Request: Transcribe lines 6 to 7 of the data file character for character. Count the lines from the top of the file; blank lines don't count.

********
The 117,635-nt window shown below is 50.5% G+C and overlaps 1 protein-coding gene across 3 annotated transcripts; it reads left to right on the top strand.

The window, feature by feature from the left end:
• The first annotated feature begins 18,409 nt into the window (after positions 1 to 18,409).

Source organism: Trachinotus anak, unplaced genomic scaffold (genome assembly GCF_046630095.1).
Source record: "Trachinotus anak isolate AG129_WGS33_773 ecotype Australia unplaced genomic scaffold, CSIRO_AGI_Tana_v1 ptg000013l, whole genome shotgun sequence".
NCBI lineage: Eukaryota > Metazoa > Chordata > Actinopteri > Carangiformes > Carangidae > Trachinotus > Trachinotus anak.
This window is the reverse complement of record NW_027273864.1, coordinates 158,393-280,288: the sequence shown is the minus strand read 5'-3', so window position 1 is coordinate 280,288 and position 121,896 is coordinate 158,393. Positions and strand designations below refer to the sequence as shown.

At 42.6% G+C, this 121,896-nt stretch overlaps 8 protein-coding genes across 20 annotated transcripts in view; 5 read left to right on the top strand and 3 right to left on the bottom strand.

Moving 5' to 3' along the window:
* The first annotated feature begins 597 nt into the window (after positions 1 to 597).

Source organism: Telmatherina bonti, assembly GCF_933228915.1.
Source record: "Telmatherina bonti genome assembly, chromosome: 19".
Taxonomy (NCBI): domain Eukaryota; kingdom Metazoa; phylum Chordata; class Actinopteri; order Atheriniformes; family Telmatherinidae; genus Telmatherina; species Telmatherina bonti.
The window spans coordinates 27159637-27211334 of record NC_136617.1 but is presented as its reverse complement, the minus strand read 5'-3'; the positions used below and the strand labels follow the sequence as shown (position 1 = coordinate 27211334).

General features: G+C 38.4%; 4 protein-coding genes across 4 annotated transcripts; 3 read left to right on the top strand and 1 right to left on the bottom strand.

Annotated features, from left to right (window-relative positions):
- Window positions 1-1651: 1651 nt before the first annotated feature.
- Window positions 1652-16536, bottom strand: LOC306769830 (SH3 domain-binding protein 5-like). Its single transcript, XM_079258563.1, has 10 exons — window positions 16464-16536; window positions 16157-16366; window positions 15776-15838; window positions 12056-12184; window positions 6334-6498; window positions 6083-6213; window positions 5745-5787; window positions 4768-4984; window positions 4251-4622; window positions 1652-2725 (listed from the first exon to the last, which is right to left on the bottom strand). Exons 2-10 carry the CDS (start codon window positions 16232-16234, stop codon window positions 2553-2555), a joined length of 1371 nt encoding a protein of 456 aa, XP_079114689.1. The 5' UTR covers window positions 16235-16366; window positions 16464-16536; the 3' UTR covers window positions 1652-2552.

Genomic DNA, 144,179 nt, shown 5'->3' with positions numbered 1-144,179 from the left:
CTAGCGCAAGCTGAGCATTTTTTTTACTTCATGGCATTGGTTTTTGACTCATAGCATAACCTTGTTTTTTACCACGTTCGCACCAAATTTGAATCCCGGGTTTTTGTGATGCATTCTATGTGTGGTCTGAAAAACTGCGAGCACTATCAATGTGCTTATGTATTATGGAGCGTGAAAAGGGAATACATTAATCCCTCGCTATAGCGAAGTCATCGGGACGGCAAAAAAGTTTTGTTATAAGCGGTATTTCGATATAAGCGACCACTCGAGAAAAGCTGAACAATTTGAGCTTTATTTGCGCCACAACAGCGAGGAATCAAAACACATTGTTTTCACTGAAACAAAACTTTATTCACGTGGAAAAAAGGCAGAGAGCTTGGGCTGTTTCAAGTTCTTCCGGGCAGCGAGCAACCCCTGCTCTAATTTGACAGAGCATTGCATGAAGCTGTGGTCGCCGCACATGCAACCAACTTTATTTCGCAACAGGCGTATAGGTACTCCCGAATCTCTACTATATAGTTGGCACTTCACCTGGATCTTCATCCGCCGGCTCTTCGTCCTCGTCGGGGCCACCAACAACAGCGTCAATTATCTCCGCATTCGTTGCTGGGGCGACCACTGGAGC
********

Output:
NCBI lineage: Eukaryota > Metazoa > Chordata > Actinopteri > Carangiformes > Carangidae > Trachinotus > Trachinotus anak.
This window is the reverse complement of record NW_027273864.1, coordinates 158,393-280,288: the sequence shown is the minus strand read 5'-3', so window position 1 is coordinate 280,288 and position 121,896 is coordinate 158,393. Positions and strand designations below refer to the sequence as shown.